EFFECT OF ENDOCANNABINOID SYSTEM AND CANNABIMIMETIC COMPOUNDS IN THE CONTROL OF MAST CELLS: POSSIBLE IMPLICATION IN ACUTE AND CHRONIC INFLAMMATION
De Filippis, Daniele (2009) EFFECT OF ENDOCANNABINOID SYSTEM AND CANNABIMIMETIC COMPOUNDS IN THE CONTROL OF MAST CELLS: POSSIBLE IMPLICATION IN ACUTE AND CHRONIC INFLAMMATION. [Tesi di dottorato] (Inedito)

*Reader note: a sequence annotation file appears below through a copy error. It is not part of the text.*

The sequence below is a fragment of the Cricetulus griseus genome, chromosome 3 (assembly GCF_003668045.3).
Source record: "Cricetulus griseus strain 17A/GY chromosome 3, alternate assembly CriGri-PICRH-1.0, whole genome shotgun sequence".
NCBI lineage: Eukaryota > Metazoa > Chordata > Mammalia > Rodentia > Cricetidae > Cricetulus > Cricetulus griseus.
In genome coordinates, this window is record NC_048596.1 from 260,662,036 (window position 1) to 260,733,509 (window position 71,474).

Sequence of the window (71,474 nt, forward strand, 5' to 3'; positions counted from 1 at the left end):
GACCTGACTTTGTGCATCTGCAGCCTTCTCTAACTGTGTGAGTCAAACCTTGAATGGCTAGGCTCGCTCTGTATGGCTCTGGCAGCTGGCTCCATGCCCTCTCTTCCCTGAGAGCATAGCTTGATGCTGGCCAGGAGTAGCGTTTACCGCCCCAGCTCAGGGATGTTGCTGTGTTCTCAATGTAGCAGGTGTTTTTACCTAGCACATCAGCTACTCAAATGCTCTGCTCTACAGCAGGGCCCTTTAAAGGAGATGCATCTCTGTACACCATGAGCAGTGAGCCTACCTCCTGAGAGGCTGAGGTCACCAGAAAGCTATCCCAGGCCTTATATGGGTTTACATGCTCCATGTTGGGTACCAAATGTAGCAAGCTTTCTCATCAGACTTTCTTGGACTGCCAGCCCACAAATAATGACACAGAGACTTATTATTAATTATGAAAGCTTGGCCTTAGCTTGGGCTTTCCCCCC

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The present work aims to elucidate the emerging role played by cannabimimetic compounds in the control of mast cell activation. Mast cells are immune competent cells strategically located at sites directly interfacing with the external environment which, in case of injury, may regulate the immune response by the release of a plethora of both pre-formed and newly-synthesised mediators. However, although the main goal of mast cell activation is to initiate the inflammatory reaction, and thus to maintain internal homeostasis, the consequences of deregulated mast cell activation could led to chronically activate the inflammatory response, as it occurs in arthritis, inflammatory bowel diseases, atherosclerosis and asthma. Therefore, much effort has been made to develop compounds able to regulate mast cell degranulation. Several evidences suggested that cannabinoids as well palmitoylethanolamide (PEA), a fatty acid amide sharing several biological activities with cannabinoids, are considered as an emerging class of modulators of mast cell behaviour. We, firstly, focus our study on the effect of cannabimimetic compounds in the control of mast cell isolated both from human biopsies of endometritis and from rats and appropriately stimulated in vitro. Since to study mast cell functionality in vitro is sometime inappropriate in view of the considerable degree of mast cell heterogeneity, both in respect to their morphology, expression of proteins and, primarily, in respect to their different sensitivity to stimuli, therefore the study continued in an animal model of mast cell dependent chronic inflammation, as granuloma. The activation of endocannabinoid system or the up-regulation of PEA tone significantly reduced granuloma formation in rat through the control of mast cell activation preceding the release of pro-inflammatory and pro-angiogenic mediators. Moreover, our data evidenced that mast cells modulation by PEA resulted useful also in the management of pain associated to granuloma-formation. In fact PEA, through the control of the recognized “cross-talk” existing between mast cell-nerves, reduced mechanical allodynia in inflamed rats. These data are in well accordance with recently described deregulation of the neuro-immune axis occurring in the aetiology of inflammatory disease. The cannabimimetic control of neuro-immune axis was finally studied in a model of acute intestinal inflammation in mice. The administration of cannabidiol in septic mice, by the blockage of fatty acid amide hydrolase, prevented the activation of enteric glial cells in parallel to the immune cells (mast cell and macrophages) activation. The control of neuro-immune axis by cannabidiol finally resulted in its anti-inflammatory and protective effect in septic mice. According to the here reported evidences for a cannabimimetic control of mast cell, it is reasonable to propose these compounds, including PEA and its congeners, as possible candidate for treating several acute and chronic inflammatory diseases, recognizing in mast cell activation a common origin, such as dermatitis, inflammatory gastrointestinal syndrome and granuloma formation.
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